It’s often said that organizations of the future will be flatter and less hierarchical, organized as networks and according to the principles of self-management. But that can’t happen without a fundamental shift in perspective even more basic — from competitive to generative organizations. Competitive organizations are ones that define their edge strategically over other organizations, competing for customers in the same market niche and hoping to out-maneuver if not simply kill off other workplaces. Generative companies focus on the value of what they produce far more than simply their competitive advantage.
You may have seen, for example, Cleveland Clinic’s beautiful commercial using empathy as the theme. It’s a work of art.
Yet, there’s an irony here. Empathy, as a value, isn’t something that defines a “competitive” edge. Rather, empathy defines a community presence, a human connection. If the commercial were produced to simply get more customers than some other organizations but the value wasn’t lived, it might represent a temporary public relations coupe, for sure, but in the end it would likely be seen as extremely crass and destructive to the reputation of the organization. In order for the commercial to work, we have to believe that the Cleveland Clinic isn’t simply competing with other like organizations for clients — it is instead making a stand about the human value it delivers — empathy — regardless of what any other organizations might be or do.
Assuming that’s really true, the organization is a generative one, not a competitive one. There are also hints of that generative impulse in this particular video as it unfolds, showing how the ethic of empathy also applies to staff. It’s an inside-outside-in culture that respects the realities of those who deliver the benefits, not just those who receive them. All of which says, “this isn’t fake.” We didn’t put this up to win the game. We did it to tell our community who we are and to connect.
If you take the cynical view that this is simply a new competitive field, I certainly cannot prove you wrong. But I’d also suggest you challenge beliefs that suggest we as business people cannot work from our best ideals. I suggest you especially challenge yourself if you call the problem some kind of failure of human nature.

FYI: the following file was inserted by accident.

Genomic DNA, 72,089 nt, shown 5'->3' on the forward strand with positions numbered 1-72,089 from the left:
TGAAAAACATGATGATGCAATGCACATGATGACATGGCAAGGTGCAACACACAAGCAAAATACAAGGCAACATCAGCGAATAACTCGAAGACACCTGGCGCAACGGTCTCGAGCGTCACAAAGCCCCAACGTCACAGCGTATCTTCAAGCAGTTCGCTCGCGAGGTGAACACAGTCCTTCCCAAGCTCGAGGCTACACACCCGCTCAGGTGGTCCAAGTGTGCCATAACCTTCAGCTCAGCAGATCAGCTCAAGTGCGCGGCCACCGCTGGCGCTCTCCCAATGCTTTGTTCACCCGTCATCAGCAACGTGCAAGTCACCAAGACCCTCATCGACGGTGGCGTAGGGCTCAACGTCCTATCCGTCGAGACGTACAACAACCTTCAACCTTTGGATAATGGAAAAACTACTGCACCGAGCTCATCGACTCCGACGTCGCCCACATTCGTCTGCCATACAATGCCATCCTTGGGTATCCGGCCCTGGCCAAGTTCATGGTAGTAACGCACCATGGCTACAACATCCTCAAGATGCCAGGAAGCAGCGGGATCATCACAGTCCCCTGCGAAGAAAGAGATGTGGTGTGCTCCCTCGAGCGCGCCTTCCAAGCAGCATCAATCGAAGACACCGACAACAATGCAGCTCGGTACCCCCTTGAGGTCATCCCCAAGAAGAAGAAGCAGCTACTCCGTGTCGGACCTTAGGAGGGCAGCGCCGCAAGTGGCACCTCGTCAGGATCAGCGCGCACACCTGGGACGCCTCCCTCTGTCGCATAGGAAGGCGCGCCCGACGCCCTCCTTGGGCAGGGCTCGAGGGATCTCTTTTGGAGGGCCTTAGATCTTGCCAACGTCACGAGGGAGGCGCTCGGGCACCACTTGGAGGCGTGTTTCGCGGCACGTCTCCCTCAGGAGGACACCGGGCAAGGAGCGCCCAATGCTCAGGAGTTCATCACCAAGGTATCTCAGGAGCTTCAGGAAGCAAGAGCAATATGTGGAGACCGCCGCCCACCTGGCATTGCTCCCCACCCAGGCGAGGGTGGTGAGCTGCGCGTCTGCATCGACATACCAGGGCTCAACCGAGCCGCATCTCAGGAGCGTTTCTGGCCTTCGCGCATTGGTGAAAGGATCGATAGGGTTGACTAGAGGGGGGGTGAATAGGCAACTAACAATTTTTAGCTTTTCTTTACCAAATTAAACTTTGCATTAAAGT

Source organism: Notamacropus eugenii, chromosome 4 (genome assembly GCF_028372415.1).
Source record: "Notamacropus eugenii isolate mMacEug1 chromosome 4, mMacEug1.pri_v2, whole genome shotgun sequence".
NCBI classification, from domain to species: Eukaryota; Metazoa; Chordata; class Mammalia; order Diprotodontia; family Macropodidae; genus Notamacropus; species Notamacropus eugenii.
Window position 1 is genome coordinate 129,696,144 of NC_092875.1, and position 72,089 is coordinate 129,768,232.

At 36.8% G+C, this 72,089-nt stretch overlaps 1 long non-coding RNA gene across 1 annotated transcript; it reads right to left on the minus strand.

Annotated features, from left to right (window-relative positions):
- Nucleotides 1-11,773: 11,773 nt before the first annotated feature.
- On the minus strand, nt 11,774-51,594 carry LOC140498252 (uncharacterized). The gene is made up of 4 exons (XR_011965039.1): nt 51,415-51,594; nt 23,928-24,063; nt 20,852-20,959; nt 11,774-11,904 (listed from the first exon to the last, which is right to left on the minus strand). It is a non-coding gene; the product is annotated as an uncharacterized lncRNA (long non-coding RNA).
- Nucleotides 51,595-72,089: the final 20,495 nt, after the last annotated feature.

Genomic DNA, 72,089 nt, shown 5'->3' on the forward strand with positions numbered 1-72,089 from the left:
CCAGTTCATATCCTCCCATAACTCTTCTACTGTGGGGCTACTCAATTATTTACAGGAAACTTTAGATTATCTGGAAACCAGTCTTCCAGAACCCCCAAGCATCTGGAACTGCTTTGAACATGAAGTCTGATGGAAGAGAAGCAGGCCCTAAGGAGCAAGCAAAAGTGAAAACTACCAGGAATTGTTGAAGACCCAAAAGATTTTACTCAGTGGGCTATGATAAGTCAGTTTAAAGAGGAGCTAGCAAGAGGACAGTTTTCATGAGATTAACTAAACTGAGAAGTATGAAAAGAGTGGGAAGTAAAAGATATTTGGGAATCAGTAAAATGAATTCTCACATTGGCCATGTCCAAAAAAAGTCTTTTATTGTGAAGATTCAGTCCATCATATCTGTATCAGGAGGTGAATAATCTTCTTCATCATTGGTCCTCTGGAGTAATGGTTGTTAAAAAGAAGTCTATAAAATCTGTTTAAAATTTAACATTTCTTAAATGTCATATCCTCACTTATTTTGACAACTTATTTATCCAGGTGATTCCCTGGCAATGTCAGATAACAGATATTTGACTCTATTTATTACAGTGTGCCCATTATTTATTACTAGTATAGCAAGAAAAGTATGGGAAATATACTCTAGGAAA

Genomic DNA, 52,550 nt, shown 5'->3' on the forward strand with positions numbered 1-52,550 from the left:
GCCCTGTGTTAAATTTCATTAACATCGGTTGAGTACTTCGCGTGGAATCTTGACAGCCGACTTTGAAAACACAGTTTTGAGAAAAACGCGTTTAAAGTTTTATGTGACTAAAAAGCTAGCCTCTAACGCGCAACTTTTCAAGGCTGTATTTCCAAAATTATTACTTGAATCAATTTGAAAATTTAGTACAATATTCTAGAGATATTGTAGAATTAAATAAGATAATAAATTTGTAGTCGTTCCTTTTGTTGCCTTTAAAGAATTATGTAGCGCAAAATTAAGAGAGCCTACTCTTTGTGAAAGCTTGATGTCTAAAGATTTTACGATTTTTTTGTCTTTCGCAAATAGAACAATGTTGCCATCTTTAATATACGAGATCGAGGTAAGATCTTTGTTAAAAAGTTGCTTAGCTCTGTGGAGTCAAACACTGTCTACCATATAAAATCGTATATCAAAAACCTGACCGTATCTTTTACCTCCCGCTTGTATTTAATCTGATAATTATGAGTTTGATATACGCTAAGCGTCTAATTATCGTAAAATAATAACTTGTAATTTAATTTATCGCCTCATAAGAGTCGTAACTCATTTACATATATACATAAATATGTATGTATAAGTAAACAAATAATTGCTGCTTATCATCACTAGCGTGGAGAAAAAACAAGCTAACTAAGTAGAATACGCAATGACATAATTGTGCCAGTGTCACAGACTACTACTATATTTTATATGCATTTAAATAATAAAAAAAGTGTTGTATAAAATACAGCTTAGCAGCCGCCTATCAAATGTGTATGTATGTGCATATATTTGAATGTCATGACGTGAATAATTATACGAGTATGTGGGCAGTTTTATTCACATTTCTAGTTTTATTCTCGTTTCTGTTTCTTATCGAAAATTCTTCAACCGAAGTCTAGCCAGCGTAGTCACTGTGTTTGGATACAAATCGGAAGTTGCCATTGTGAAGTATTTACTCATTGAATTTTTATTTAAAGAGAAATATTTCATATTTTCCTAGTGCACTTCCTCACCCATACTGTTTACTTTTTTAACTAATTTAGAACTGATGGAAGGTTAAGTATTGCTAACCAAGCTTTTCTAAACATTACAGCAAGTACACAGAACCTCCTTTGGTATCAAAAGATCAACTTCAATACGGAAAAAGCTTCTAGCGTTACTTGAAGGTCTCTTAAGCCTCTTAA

Granted we have so much in the current environment — with our habitual focus on short-term profits and money as the only real bottom-line — that would make any argument for the possibility of business by ideals seemingly indefensible and naive. Granted, I am almost constantly running into one cynical “realist” after the next who is completely fed up with American capitalism and what a con it is, how people indeed have become commodities, how the few are thieves of the many, how emotional disengagement is the only logical reaction. Granted, so many people, in addition, are fed up with the apparent complicity of government and the dirty, polarized party politics that have become the norm, who simply do not know what to do and so have given up hoping for someone to lead us all out of the mess, including themselves. Granted many believe that companies now are actually far more important in shaping the way we think, feel and live than the set of social principles, languages, and cultural foundations we used to call countries — our country, the United States, in particular. For now anyway they may well be right.
But it is also for exactly this reason, that so many feel hopeless and cynical and totally overworked, that there’s going to be a fight ahead. If not now, then later, and I encourage and endorse that fight. It’s not a fight about the structure of organizations or new forms of management, per se, but instead proof that in fact generative organizations can transform business culture. Proof that this shift is not a game, not a PR ploy, not a program, but a fundamental return to core values that support rather than erode society, that literally can save the earth rather than doom us to a more or less apocalyptic view of what happens next for the race, of how our children will be harmed over time and will suffer for our sins.